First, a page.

There is an animal inside of me

There is an animal inside of me. No, I am not talking about the theory of evolution or the lizard brain. I am talking about something stronger, much more subtle and sly, and thus much more difficult to access and reckon with.

I became acutely aware of it a few days ago when, due to an unusual set of circumstances in my life, I made a new connection during a therapy session.

There has been frustration at work, problems with my flat and, amidst all this, Anita started seeing new men. You might read that and think that there is just a lot on my plate at the moment, and I would I agree with you. Normally, however, I do a pretty decent job of dealing with pressure and discomfort. Those who know me know too well I thrive in high-pressure, fast-paced environments. This time, though, something was different.

I had been talking about the challenges of the past week, re-living my irritation, disappointment and anger when, all of a sudden I heard it loud and clear: the voice in my head that is screaming “Keep the fuck off me. Keep the fuck off my den. Keep the fuck off my women”. I was petrified, yet fascinated.┬áCareer. Flat. Pretenders. It all – weirdly – made sense.

My conscious mind is completely at peace with the notion that my partner will date people as she sees fit. I am excited for Anita that, by exerting this right, she can be a truly happy and complete version of herself – and so can I. Neither she nor I would be fully ourselves if the one denied the other this fundamental freedom of expression.

Yet, a deeper part of me thrashes about like a banshee each time a new man comes on the scene. Every fibre of my being gradually gears up to war and springs into attack position – an attack against nobody, because I am not actually angry at Anita, nor at the charming people she is seeing.

What I feel isn’t jealousy, but something more akin to a cry of militaristic fury, to a burning disdain – the kind of resentment one would feel towards a trespasser who did not pay their dues, or towards a subject that did not pay their tribute: “First, you have to go through me. Learn your place”.

Being non-monogamous (especially if you are a primal predator, like me) often means enduring difficult emotions and dealing with ancient instincts. Getting the balance right and weathering a primal storm while you try and keep being civil and respectful to your fellow humans can be hard.

Although your instincts may make you feel uncomfortable, perhaps even guilty, you should try and refrain from suppressing them. Clearly, I am not suggesting you should act upon them either. Rather, I am suggesting you get into the habit of finding a time and a place to let them balloon and express themselves: on your own, with your partner or with someone else. There is no silver bullet: you have to figure out what works for you.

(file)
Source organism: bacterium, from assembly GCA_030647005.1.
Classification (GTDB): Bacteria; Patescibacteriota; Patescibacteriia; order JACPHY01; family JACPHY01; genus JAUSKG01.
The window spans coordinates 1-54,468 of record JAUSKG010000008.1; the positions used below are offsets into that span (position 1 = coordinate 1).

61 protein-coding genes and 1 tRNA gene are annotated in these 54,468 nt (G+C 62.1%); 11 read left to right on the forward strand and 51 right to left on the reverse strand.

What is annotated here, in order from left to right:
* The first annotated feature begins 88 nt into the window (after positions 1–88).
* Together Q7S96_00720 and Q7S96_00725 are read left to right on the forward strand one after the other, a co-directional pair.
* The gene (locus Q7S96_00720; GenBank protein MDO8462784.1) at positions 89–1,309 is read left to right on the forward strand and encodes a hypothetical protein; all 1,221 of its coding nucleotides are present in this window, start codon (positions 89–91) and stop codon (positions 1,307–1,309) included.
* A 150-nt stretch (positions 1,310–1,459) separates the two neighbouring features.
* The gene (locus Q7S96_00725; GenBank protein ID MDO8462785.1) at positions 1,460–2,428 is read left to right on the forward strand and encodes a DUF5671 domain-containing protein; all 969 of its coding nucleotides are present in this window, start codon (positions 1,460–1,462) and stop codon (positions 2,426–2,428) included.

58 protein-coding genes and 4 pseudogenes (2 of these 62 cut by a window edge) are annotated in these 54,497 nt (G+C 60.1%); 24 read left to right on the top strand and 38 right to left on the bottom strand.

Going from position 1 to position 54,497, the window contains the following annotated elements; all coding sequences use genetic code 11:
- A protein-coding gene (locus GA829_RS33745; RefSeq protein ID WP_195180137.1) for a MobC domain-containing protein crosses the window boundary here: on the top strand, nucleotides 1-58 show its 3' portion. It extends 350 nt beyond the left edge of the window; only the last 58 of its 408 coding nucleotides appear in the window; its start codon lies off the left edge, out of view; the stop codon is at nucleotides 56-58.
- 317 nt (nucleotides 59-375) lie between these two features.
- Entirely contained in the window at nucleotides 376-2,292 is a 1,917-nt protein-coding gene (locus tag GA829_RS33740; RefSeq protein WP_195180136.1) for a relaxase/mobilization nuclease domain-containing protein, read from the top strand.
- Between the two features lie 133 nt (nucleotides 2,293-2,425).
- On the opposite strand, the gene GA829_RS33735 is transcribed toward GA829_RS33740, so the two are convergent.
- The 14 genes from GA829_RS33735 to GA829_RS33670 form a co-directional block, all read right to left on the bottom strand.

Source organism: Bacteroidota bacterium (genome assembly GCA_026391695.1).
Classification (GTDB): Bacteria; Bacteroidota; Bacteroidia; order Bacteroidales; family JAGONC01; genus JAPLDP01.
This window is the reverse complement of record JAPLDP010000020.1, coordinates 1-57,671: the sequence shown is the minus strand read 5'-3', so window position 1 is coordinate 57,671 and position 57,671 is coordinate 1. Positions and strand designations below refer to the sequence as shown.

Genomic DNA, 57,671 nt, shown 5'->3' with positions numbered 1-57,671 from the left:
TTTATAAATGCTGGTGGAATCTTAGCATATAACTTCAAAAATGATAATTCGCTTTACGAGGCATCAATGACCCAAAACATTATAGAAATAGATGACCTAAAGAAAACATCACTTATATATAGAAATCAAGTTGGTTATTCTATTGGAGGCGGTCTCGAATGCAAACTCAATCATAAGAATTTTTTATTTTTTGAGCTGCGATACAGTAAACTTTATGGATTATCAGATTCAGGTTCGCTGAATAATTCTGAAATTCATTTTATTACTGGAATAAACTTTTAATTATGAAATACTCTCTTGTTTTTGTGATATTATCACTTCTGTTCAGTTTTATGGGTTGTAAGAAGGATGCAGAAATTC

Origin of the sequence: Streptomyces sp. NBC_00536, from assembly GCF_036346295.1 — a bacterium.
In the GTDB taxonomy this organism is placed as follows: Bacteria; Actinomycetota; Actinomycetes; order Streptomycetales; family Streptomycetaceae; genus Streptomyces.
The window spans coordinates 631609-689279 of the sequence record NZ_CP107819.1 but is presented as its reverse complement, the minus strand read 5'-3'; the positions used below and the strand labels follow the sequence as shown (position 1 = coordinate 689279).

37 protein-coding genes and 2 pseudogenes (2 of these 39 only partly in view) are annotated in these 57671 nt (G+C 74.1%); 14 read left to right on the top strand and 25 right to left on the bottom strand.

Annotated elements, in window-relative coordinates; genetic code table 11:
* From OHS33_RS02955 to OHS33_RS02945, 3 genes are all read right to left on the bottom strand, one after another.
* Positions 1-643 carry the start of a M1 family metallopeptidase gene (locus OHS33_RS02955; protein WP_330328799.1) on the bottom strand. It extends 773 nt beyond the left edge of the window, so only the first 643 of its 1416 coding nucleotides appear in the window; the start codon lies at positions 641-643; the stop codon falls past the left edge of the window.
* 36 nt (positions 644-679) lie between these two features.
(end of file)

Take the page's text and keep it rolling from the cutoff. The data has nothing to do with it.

For example, I withdraw and need to cut all contact with Anita for a few hours. It is my way of “punishing her” and putting her “in her place”. This is not something I engineered, it is something I discovered. I need time to decompress and expel testosterone. By all means, this isn’t the perfect solution – Anita still gets slightly mad at me for doing it. But her understanding of why I need to do that has made dealing with my “tantrums” much easier for both.

Some non-monogamous folk go to the gym, others arrange dates a short time from their partner’s and again others establish fixed hierarchies in their relationships.

Letting the animal out for some chest beating and ground stamping is important. It is not something you should feel guilty or embarrassed about. It is a very unique, ancient and beautiful part of who you are – although it can be quite loud at times. It is you, and it’s not going to just disappear.

You may think you are “not really non-monogamous” for feeling all this; or that speaking to your partner(s) about such contradictory emotions would somehow constitute a breach of your non-monogamous covenant. If all I just said rings a bell, you need to consciously embrace your primality and find ways of marrying it to modern life. The first and most important step is to look for the support of your romantic and sexual partners: talk to them, explain how you feel, discuss what triggers your feelings. Figuring out what you need with others can be a fun experience, particularly if your partners are primal preys. It will also pave the way for dealing with the mistakes you are (inevitably) going to make as you weather more primal storms.

You need to let the animal out, in a healthy way, or it will consume you. It will make you grow resentful and push you to retaliate against your partner(s). Ultimately, it could seriously damage your relationship(s).

There is an animal inside of you. Don’t ignore it.


Not the “truth” but some stories about individual experiences of polyamory


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